On Learning to Heal: or, What Medicine Doesn’t Know (Critical Global Health: Evidence, Efficacy, Ethnography)
On Learning to Heal by Ed Cohen was a very interesting and thought-provoking read. Cohen writes of his personal lifelong battle with Crohn’s disease to show how medicine does not always hold the black-and-white answers to our health. Receiving his initial diagnosis at the age of thirteen, the entirety of Cohen’s childhood was unfortunately riddled with the discomfort and pains of this illness.
My heart really went out to Cohen when I read about the horrors of his high-school experiences. Finally leaving the hospital after having undergone hundreds of tests and procedures, I was rooting for Cohen to have some kind of normality in his life with new medicines and doctors. Sadly, these medicines had horrific side effects his doctors neglected to inform him of, including excessive weight gain, aggression, anxiety, irritability, mental depression, and nervousness. Not to mention, Cohen still struggled immensely with nausea, diarrhea, vomiting, cramps, and abrasions. All in all, Cohen got little to no alleviation from his illness and was tormented by his peers for his obvious toilet issues, queerness, acne, mood swings, and weight.
Leaving high school, Cohen did better socially, but physically, he, unfortunately, got worse throughout college and graduate school. After receiving therapy, Cohen begins to realize that much of his pain is from prednisone withdrawals (a very popular medicine used for Crohn’s at this time period). Receiving this diagnosis was life-changing, as he began to see mental-health therapists and coaches who would begin to help rectify all that has happened to him.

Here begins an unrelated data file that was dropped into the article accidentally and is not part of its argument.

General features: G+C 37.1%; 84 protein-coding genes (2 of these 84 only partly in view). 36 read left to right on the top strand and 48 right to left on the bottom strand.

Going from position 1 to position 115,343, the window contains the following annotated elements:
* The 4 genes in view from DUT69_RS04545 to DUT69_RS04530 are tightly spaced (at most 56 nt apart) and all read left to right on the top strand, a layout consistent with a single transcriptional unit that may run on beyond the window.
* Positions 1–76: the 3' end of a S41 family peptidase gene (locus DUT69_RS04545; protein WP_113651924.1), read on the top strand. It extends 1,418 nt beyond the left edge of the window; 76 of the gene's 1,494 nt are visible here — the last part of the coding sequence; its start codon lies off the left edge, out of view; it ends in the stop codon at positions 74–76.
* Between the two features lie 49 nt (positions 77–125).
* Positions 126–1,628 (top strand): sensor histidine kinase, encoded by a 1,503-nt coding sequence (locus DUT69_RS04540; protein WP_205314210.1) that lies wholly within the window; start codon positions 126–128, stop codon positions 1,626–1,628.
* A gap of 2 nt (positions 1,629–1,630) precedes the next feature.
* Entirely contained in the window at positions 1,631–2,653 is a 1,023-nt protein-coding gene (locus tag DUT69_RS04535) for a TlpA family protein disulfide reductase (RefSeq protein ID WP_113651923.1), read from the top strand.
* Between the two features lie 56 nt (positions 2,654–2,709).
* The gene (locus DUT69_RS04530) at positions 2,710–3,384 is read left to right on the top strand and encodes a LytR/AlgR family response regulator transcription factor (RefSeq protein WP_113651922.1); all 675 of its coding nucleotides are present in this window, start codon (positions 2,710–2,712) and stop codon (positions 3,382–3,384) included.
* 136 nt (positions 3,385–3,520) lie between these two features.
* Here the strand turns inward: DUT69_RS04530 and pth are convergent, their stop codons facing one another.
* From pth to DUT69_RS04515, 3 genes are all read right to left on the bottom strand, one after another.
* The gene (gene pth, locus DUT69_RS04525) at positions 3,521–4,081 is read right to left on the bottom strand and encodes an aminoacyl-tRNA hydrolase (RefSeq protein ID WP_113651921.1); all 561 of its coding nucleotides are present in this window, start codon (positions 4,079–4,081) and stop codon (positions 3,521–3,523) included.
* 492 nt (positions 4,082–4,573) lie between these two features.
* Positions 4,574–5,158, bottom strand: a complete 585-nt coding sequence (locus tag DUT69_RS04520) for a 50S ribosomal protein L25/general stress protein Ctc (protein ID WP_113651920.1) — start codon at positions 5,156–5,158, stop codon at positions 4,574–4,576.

From this period of the book on, Cohen divulges into the history of modern medicine and how true healing differs from medicinal pills. I was impressed with the very thorough and expansive research Cohen has on this. He eliminates jargon so that readers are able to understand but still comes off as an expert on the topic. I would say the main driving point of his research reinforces that body and mind are connected. Our capacity to physically truly heal, not just mask pain, depends on our mind’s willingness and openness to do so. Cohen also recounts his own many therapeutic experiences and encounters to drive this message. Between meditation, psychosynthesis, tai chi, ATM, and Continuum, it’s safe to say he has tried his fair share of eccentric remedies. Although I have to say I did lose him a little when he started discussing these experiences, as he admits himself sound “Californian, or perhaps even worse, New Age,” I still was able to take away the overarching theme of the connectedness of the mind and body.
As a whole, I enjoyed this book, and I think all readers interested in medicine, healing, and the history of medicine would enjoy On Learning to Heal .
|Page Count||240 pages|
|Publisher||Duke University Press|
|Bookshop.org||Buy this Book|
|Category||Health, Fitness & Dieting|